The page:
The typical suburb as it is stereotyped in the popular imagination is white, wealthy, and conformist. The Monkees’ 1967 song “Pleasant Valley Sunday” captured the cliché by describing a place with “rows of houses that are all the same and no one seems to care,” where there’s a TV in every room “here in status-symbol land.”
Amanda Kolson Hurley, an editor at CityLab, author of Radical Suburbs, and resident of Silver Spring, Maryland (a suburb of Washington, DC), knows that real-life suburbia is a “dizzyingly broad category.” Her book explores the stereotypes of traditional, largely white areas oriented around single-family homes, but especially focuses on radical suburbs, including those formed by anarchists and civil rights activists. Neighborhoods are not static and neither are suburbs. I caught up with Hurley, who used to be my editor at CityLab, and talked to her about the lessons we can learn today from the radical suburbs of the past.
Mother Jones: You write that the misinformed clichés that still define suburbia in the popular imagination drive you crazy. How does your experience living in suburbs conflict with popular ideas about them?
Amanda Hurley: One of the experiences that led me to write the book was living in a suburb of DC in Maryland that’s really not at all stereotypical, despite being suburban. I was living in a neighborhood that was really dense. People took public transportation a lot. It was ethnically and racially diverse, and had a big immigrant community. It was also mainly apartments. There are a lot of suburban neighborhoods that are not just single-family houses. That experience led me to look into the history of suburbs in America. I found that there were these experimental places that were quite different from stereotypes.
MJ: How do people typically think about the history of US suburbs and why is that incomplete?
AH: A lot of people think about the big boom in development after World War II when veterans were returning home. The baby boom was getting underway and you had all these people who needed houses, but houses just weren’t being built during the war—and during the Depression. That really was a major phenomenon in spreading suburbs—and a certain type of suburb that’s very recognizable to look at—across the United States.
But there were other earlier waves of suburbanization too, that are easy to forget. The 1920s was a big period where you started to see developers building very large suburban tracts on a speculative basis. Going back to the railroads in the 1850s and 1860s, you started to see people building these kind of Villa enclaves for people who wanted to have an escape from the city. The history goes back even further than that. Suburbs aren’t particularly American. Cities throughout history have had suburbs. Ancient Rome had suburbs. Archaeologists have found evidence of suburbanization around Ur and ancient cities in the Americas had suburban areas as well.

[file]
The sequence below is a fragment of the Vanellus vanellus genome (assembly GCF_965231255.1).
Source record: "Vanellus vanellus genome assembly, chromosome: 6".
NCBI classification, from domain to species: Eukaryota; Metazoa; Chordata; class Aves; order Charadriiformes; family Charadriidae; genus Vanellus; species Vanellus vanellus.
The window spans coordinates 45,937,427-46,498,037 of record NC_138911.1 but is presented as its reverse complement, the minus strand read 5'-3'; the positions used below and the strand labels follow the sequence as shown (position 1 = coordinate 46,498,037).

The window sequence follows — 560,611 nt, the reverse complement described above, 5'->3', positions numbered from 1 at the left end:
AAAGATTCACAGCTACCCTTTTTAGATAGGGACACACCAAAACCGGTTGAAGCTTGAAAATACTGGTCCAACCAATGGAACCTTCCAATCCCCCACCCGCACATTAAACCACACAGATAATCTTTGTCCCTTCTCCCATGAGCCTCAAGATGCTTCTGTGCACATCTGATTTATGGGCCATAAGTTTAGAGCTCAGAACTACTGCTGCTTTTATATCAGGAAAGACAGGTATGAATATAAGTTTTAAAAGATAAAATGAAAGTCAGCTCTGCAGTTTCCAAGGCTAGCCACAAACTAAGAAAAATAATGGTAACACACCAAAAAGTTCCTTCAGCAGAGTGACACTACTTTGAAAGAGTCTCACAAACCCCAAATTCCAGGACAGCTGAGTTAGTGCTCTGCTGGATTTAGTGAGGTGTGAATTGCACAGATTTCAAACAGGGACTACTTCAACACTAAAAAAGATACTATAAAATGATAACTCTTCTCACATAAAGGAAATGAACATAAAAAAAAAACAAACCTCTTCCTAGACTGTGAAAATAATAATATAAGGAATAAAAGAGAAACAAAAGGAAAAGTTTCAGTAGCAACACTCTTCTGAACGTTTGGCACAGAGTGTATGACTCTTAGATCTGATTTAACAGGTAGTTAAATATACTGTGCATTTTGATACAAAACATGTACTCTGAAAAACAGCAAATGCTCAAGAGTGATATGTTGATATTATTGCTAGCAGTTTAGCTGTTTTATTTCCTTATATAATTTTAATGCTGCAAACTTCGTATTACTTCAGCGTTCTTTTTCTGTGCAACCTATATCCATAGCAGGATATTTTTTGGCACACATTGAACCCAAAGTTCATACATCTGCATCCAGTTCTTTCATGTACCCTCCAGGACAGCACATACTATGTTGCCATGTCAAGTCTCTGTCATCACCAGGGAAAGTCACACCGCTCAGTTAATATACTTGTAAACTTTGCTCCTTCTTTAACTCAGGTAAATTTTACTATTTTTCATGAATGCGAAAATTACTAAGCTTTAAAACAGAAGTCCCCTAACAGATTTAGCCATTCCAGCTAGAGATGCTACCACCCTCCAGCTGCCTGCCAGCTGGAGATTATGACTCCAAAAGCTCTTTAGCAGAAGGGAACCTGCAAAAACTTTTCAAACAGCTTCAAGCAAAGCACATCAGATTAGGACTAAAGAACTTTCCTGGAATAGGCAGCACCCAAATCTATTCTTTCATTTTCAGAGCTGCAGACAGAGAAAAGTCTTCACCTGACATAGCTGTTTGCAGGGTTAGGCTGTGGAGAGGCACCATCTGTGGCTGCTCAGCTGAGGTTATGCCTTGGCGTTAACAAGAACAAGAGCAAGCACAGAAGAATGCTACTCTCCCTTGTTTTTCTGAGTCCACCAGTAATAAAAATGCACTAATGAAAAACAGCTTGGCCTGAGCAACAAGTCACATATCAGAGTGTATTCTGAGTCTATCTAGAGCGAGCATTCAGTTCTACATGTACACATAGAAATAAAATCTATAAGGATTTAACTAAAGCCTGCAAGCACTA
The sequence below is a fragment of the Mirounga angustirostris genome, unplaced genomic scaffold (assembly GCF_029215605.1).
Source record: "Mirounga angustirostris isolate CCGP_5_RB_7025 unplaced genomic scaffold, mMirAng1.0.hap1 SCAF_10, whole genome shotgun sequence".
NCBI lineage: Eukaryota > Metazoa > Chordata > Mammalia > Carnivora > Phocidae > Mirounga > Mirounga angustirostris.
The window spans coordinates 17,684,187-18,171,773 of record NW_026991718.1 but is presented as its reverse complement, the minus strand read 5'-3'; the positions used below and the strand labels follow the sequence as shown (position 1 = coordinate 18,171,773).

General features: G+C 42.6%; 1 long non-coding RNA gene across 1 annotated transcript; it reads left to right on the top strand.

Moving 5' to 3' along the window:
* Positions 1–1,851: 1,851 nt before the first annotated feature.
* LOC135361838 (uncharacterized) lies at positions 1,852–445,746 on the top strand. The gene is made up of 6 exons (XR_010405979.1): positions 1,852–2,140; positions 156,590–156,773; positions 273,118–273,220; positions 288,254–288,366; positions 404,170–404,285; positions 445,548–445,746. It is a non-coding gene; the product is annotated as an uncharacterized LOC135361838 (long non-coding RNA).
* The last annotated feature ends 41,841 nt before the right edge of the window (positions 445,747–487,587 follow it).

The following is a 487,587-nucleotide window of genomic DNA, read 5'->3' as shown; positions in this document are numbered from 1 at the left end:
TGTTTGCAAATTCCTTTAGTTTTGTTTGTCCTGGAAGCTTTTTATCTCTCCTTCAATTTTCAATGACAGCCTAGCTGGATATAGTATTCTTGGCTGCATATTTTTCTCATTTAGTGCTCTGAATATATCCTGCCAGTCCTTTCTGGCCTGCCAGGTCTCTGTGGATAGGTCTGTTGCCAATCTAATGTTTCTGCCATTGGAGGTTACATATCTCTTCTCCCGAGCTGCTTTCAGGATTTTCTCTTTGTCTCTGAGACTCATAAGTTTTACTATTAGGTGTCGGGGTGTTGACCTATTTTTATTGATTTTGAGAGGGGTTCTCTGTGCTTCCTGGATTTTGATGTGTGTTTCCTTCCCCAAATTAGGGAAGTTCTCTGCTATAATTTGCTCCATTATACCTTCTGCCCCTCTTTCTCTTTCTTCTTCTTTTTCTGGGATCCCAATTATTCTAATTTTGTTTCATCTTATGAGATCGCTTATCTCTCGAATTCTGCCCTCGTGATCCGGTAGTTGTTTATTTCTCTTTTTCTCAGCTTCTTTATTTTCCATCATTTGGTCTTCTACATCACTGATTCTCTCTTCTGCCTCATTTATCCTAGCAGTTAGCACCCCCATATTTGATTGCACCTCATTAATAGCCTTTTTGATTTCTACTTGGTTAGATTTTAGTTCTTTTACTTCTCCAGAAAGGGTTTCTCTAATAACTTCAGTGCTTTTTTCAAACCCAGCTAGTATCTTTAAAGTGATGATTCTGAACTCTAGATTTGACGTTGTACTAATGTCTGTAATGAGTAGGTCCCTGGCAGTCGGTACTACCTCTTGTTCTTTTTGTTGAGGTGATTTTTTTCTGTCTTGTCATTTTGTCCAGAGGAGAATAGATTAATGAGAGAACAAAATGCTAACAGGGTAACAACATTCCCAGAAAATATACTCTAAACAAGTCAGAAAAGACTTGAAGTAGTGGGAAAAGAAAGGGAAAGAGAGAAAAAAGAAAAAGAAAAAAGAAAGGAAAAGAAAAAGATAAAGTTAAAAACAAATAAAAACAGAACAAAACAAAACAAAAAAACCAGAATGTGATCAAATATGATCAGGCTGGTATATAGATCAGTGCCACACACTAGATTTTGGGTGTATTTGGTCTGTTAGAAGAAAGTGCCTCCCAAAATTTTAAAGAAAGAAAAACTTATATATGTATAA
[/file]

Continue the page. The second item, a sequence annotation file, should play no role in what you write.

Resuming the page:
MJ: You point out that sprawl-style land use increases greenhouse emissions by encouraging us to drive more. How do we make suburbia less car-centric and more walkable?
AH: The kind of archetypal suburb that we think of and that became very popular with large-scale homebuilders in the late 20th century is just one of a number of forms that suburbs have taken. Some of the experimental suburbs in my book have some promising lessons as models that that we could use today. For instance, these anarchists moved out to New Jersey from New York and they were not wealthy or highly skilled people when it came to building themselves a new town. They built basic cottages and expanded them over time. They were able to live in them, raise families, and grow crops or keep animals out the back. They commuted into the city when they needed to to do some work or to sell produce. Those small homes were sufficient for them. They were kind of like the original tiny houses.
Or there’s a New Deal demonstration town called Greenbelt in Maryland. That was really an attempt by planners and architects to bring European-style modern design and planning principles to the United States without detached houses. It’s all mid-rise apartment buildings and rows of several townhouses that are very space-efficient. Because the homes were arranged around these kind of green plazas, people didn’t feel crowded or crammed into the houses. They felt like they had a really nice open space and access to nature.
Bringing in transit or designing any new homes around mass transit are ways you can lessen that environmental impact of suburban development. What was so striking to me is we used to do these things. At least some suburbs used to reflect these principles. We fell away from that, but we can get back to it.
MJ: You also say that prominent architects often stigmatize suburbia. How so?
AH: There is a somewhat long tradition of architects turning their noses up at the suburbs. Suburbs are areas where it’s assumed the people are not very sophisticated, that they’re very conformist, and not interested in ‘high culture.’ There’s long been this idea among cultural elites that the suburbs are where culture goes to die. You definitely still see that today; a lot of architecture schools and architecture firms tend to operate in cities or on college campuses and college towns. Not that many architects concern themselves with the future of the suburbs.
As a whole, architecture remains more interested in the city. I find it somewhat ironic that, as some cities are undergoing really rampant gentrification, they still seem a little bit stuck in this mindset of “Gosh, we’ve got to improve these neighborhoods.” Not saying that urban improvement is a bad thing at all, but there’s also certainly great scope and need for improvements in suburban neighborhoods too.
MJ: Stelton, the anarchist colony in New Jersey you include in Radical Suburbs, had some interesting ideas about education and building communities around children. Tell me about the anarchists’ “Modern School.”